The Associated Press reported today that new Type 2 diabetes drug created in a joint effort between Eli Lilly and Boehringer Ingelheim has been approved by regulators.
Linagliptin, which is sold in the United States under the trade name Trajenta, is a DPP-4 inhibitor that prevents the degradation of of incretin hormones GLP-1 and GIP. Both hormones increase insulin secretion in the presence of elevated blood glucose levels and reduce liver glucose output via a reduction in glucagon secretion by the pancreas. The drug is a once-daily oral medication.
The FDA approved Trajenta in May after a study involving 4,000 participants with type 2 diabetes confirmed linagliptin lowered blood glucose levels either as monotherapy or in conjunction with existing diabetes care. The drug did not cause increases in bodyweight common to other diabetes medication, and did not impair normal renal function indicating excretion may not be independent of the kidneys.
Affecting over 20 million Americans, type 2 diabetes is characterized by the inability to break down carbohydrates in the body due to insulin resistance, and is a contributing factor in obesity, heart disease, blindness, circulatory problems, and kidney complications. Early detection is vital for diabetes management and preventing the progression of the disease.
Like any other woman, Diabetics have to take certain precautions during pregnancy, but with the right diet and a little extra attention, there is no reason why you should not have a perfectly healthy child. All the usual advice applies, such as eating a healthy, well balanced diet, avoiding drinking and smoking and making sure you take the correct vitamins.
Once you are pregnant it is important to maintain your blood glucose at near normal levels, especially in the early stages, when your baby is growing most rapidly. You run the highest chance of miscarriage during this phase and high glucose levels can increase the risk of complications. Your doctor will be able to advise you on a suitable meal plan.
Sufferers taking hypoglycaemic medication or controlling their condition through diet and exercise will be moved to insulin injections and you will need to adjust to this by monitoring your body’s glucose levels carefully. Gradually, over the course of your pregnancy your need for insulin will increase. You can help regulate it by sticking to an agreed meal plan and learning to adjust your jabs as required.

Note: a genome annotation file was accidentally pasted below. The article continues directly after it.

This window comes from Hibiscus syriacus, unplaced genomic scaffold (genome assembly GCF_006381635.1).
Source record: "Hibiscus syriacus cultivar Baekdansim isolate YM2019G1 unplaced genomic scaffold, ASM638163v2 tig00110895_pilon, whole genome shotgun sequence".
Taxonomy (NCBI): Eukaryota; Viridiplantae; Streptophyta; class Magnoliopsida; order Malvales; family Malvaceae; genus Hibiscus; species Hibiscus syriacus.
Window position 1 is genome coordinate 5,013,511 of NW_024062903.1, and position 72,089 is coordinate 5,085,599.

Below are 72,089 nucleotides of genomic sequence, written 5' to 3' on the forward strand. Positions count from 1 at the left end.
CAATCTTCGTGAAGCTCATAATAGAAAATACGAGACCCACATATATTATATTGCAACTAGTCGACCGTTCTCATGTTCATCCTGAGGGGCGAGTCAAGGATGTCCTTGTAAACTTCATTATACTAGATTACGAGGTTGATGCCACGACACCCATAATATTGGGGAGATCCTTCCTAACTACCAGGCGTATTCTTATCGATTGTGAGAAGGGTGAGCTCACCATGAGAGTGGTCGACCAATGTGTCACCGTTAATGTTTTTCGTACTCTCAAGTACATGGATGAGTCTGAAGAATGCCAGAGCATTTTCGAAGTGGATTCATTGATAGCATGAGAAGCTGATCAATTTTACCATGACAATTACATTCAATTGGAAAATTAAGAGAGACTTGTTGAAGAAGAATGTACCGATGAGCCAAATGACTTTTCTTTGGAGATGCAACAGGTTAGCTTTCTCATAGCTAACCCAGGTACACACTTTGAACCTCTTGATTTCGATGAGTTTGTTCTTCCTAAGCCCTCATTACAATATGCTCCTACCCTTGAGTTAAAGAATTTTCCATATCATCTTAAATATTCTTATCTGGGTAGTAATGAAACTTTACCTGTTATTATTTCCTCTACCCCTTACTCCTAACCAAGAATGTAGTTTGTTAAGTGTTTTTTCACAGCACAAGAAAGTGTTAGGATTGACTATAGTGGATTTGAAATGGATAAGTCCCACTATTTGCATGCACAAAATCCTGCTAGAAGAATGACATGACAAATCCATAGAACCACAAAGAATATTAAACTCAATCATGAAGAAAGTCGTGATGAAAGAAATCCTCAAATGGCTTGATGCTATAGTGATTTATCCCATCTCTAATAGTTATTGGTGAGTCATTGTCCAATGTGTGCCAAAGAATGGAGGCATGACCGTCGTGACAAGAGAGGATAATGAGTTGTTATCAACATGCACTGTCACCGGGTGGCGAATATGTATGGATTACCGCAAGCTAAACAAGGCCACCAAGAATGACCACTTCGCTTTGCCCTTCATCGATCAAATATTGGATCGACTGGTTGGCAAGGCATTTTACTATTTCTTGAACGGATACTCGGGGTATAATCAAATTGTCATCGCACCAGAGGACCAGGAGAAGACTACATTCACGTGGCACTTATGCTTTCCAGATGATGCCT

Food intake is especially important during pregnancy; after all, you are controlling both the nutrition and glucose levels of two people now and you will have to accommodate your food intake accordingly, increasing your daily intake by around 300 calories.
Over the course of your pregnancy you will become an expert in controlling your blood sugar levels and it is important throughout never to miss meals and snack breaks. If you suffer from morning sickness contact your doctor immediately, and if sticking to three large meals a day becomes uncomfortable, split them into six or even eight smaller servings.
Your doctor will know exactly how you need to manage your condition over the course of your pregnancy and be able to advise you throughout.
The last twenty years have seen radical advances in the treatment of diabetes, meaning the disease no longer acts a precursor to painful and life threatening complications such as blindness, amputation and kidney failure. Aided by modern science people with diabetes can now expect to lead long, rewarding lives, and these advances continue to accelerate as the disease becomes more widespread.
Much emphasis and research continues to surround the role of insulin in Type 2 diabetes, the most frequently occurring form of the condition. In particular, scientists are studying the relationship between energy created at a muscular level and its response to insulin generation in relation to impaired phosphate movement, as an early stage symptom of diabetes. This research is helping us to understand the problems of weight management among many insulin-resistant sufferers, who appear to have a lower calorific requirement than the rest of the population.
Insulin delivery is also the subject of much research and new implantable insulin delivery capsules are at an advanced stage. When commercially available these tiny pumps will be capable of measuring blood sugar levels and releasing exact quantities of insulin, mimicking natural delivery methods. Early progress in using the body’s own nutrients, to create insulin, means their life spans could be indefinite once biocompatibility issues can be overcome and the body prevented from attacking such devices.
The development of insulin inhalers is currently being fast tracked in clinical trials and could be used to deliver amounts of the compound through the mouth. While they may not completely eradicate the necessity for daily injections they will deliver a rapid amount of insulin to the bloodstream
With so much research underway including vaccines, cell transplants and gene therapy the lives of the 20 million Americans living with diabetes are set to be vastly improved over the next decade.